Tuesday, February 28

Back to the future – I hope not

Sun in the sky and snow on the hills; ankle-deep mud and a sizeable flock of sheep in the yard. I recognise the mark – am sure someone will be along to claim them in due course. Which is more than I can say for my China package which has yet to appear. I’ve followed its progress over the past week … dogged by poor management, bad luck and a laissez-faire approach to customer service. A rare reminder of life during the 1970s.

Saturday, February 25

Large ones all round

The Welsh contingent called in at the homestead a couple of days ago. They were at the game – are still bemoaning Davies’ inability to hoof it into the stands. Just as well they aren’t here this afternoon, with Mrs G. in full cry.

Storm Doris had its moments but today is worse. One of those days you’re better off slumped in a chair next to the stove.

Friday, February 24

Life has its share of disappointments

The Tories must be cock-a-hoop … there’s no one left to hold their feet to the fire. So much for Labour’s weaponized ‘Protect our NHS’ campaign.

GP rang this morning to check I’m swallowing the obligatory aspirin along with my statins. She was checking because they’re not listed on my chart … “Should be taking them, not least because you’re over 60 and everything’s free”. No, you plonker, nothing’s free: some poor schmuck is picking up the tab. Why would I stick the tax payer with an £8.40 prescription when I can buy aspirins from Boots for £1.29? Little wonder the NHS is a bottomless pit.

Returned home during the afternoon to take delivery of a package from a man in China. Been waiting a week. Unfortunately it was another no show: “Driver timed out”. Two or more years ago our delivery drivers were almost always Eastern European and super keen. Alas the Latvians and Lithuanians have progressed to better things.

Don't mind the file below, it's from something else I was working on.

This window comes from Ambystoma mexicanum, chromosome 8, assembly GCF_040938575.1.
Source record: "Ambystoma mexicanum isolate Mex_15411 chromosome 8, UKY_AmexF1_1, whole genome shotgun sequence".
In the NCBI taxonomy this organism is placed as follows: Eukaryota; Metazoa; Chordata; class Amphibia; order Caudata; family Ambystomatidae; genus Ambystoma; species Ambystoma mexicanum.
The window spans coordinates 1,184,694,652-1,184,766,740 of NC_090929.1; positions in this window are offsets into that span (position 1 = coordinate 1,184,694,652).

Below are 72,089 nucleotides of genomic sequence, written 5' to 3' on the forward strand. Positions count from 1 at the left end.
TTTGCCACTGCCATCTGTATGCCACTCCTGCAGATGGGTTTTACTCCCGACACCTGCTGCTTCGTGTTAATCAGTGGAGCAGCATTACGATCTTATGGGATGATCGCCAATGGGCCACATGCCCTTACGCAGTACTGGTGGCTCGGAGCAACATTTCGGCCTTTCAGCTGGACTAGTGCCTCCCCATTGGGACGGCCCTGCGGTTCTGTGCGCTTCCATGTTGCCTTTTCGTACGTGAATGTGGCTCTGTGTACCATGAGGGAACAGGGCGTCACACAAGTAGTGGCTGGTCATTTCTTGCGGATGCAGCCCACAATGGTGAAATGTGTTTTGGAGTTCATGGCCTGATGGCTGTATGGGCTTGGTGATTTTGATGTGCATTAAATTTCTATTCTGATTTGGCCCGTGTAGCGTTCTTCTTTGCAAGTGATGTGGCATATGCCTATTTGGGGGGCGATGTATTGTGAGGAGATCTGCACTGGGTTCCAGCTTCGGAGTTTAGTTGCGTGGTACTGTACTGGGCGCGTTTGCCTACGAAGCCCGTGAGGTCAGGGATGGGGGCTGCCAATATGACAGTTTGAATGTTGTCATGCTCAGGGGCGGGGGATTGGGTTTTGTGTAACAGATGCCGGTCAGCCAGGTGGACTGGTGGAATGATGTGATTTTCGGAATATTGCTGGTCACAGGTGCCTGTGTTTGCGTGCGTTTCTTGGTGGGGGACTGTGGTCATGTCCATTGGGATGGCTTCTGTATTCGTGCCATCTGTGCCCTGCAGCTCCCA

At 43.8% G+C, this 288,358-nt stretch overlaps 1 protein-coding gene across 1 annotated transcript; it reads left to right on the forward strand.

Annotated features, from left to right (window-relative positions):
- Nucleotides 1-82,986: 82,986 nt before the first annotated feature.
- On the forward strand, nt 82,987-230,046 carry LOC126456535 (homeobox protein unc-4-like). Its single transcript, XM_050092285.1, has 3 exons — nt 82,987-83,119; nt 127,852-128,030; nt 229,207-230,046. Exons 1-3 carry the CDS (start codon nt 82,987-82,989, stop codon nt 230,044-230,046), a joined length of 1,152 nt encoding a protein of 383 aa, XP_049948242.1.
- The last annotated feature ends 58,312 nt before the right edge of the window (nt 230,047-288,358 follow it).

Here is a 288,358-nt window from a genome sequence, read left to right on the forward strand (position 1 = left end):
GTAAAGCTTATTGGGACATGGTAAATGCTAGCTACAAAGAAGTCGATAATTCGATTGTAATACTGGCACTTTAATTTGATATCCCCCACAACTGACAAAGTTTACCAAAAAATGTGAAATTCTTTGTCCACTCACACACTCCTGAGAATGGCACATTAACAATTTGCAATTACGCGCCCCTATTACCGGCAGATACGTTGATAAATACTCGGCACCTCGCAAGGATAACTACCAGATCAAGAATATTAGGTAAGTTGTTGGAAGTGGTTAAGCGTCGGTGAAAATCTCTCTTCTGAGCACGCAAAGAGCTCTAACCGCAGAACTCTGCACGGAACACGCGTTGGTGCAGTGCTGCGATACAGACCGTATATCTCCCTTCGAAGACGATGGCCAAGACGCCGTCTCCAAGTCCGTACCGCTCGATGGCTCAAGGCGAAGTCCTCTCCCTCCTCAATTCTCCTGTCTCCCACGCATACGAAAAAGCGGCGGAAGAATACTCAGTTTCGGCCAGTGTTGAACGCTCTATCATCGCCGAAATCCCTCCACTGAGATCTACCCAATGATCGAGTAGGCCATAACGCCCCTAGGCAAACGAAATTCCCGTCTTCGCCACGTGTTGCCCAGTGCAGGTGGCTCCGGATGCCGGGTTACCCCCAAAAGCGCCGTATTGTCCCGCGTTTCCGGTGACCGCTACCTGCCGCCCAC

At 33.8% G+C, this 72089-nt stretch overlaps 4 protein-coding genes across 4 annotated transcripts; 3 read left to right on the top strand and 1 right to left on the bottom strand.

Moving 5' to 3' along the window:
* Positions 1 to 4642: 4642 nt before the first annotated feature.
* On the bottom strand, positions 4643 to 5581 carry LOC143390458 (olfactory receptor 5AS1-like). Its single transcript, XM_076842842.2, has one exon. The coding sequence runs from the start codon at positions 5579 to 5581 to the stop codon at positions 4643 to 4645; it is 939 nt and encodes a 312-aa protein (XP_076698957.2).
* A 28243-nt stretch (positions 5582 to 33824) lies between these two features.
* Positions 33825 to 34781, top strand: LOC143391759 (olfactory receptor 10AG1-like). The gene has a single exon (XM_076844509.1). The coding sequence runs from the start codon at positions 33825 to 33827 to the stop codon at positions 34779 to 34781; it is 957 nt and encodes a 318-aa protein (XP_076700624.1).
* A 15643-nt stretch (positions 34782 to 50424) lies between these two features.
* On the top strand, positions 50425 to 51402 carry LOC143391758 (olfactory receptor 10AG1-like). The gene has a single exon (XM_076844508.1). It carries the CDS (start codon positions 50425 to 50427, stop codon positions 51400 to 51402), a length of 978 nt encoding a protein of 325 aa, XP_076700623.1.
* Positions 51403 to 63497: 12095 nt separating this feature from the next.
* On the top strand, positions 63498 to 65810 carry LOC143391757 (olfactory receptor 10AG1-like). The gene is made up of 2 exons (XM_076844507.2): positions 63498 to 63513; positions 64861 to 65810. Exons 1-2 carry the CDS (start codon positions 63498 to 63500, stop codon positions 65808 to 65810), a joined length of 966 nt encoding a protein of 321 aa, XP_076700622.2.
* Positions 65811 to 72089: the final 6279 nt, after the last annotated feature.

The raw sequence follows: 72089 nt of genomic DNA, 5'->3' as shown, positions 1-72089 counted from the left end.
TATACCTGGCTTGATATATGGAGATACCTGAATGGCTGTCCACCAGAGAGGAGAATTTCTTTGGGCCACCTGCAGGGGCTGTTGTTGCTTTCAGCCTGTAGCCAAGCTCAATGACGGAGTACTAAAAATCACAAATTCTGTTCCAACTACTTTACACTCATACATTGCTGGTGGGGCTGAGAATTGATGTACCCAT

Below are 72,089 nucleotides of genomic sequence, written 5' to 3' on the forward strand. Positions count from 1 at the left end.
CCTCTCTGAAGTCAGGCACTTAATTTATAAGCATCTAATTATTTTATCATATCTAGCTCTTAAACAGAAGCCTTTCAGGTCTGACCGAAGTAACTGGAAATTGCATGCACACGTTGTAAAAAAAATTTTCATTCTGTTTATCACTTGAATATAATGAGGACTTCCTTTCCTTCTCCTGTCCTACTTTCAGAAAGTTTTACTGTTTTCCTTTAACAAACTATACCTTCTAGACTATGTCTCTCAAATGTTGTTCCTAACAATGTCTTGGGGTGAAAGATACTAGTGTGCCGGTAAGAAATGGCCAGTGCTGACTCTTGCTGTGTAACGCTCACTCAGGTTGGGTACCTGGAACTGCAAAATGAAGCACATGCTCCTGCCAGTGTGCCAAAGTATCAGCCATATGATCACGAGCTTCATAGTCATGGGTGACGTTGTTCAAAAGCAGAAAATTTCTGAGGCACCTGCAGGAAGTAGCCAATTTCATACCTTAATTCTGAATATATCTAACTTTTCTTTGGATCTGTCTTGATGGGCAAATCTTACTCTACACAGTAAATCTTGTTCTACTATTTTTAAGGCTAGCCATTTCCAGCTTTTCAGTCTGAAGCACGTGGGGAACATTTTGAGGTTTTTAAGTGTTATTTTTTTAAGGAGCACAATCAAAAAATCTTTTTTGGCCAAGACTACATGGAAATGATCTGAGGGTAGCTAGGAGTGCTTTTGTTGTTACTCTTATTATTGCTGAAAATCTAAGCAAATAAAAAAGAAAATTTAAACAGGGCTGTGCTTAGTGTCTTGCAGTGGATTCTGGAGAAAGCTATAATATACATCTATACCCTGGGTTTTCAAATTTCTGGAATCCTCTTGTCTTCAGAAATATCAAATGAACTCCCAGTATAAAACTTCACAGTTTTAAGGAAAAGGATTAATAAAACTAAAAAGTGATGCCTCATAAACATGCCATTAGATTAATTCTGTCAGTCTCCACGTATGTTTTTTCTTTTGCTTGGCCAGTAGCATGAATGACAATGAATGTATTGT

Thursday, February 23

Tough at the top

Claudio Ranieri sacked. Would that the Labour Party was so decisive. Oh yeah, Blair. If Leicester follow Labour, it has to be Roy Hodgson.

Unrealistic expectations

Ten portions of fruit and vegetables each day? Perhaps we should throw in the towel and become vegetarians. For at least five days each week I eat an apple, a small orange and portion of soft fruit, maybe two plus vegetables ... and while it’s true I regularly consume double this level, that I’m fortunate in being able to afford it, there are limits to the quantity of food a man can stuff down his gullet. …Truth to tell, the primary reason for Gudgeon’s semi-righteous diet is I’m married to someone who gives a shit about this sort of thing – ditto recycling, climate change, refugees, world peace, blah, blah, blah.

Wednesday, February 22

Ireland's champagne moment

“The price of a bottle of champagne and fees paid to stockbrokers are to be included in the basket of items used to calculate the rate of inflation in Ireland — proof, should it be needed, that the country’s near decade-long economic crisis is over. Guinness, of course, retains its place in the basket but is joined by craft beers, avocados, melons and e-cigarettes … Cue trade union demands.” (Today’s Times) ...Must be living it large at Moyhill?

Sunday, February 19

Stomach and soul

A sunshiny day with skylarks on high singing it large, meadow pipits flitting about the furze. The ground’s wet, obviously, but glorious nonetheless. Up to town early for the Sunday food market … kitchen now redolent of the Mediterranean: a mix of garlic and rosemary (rib of veal on the bone), and the overpowering scent of hyacinth. Persian clichés aside we also have Fulham v Tottenham on the box – what more could you ask.

Although we’re buried in the sticks, thanks to individuals such as Mercanto Italiano hawking their wares throughout the land, even the most reclusive of enthusiasts are afforded an opportunity to sample quality produce from distant lands.

Friday, February 17

Nostalgia

I spent a pleasant half-hour this morning browsing in the record shop. Unbelievably they still sell records – a handful of CDs, but primarily vinyl, including 45s. A lot of the stuff on sale I acquired first time 'round. The kids stood next to me appeared to love retro music as much as the old boys who were lining the track on my way home, photographing steam locomotives. Friday being Friday we are dining on oysters, clams and Dover Soles ... memories of Wheeler’s, the home of soles. And then there's Blair. Still alive and kicking, apparently. Worth his weight in gold.

Thursday, February 16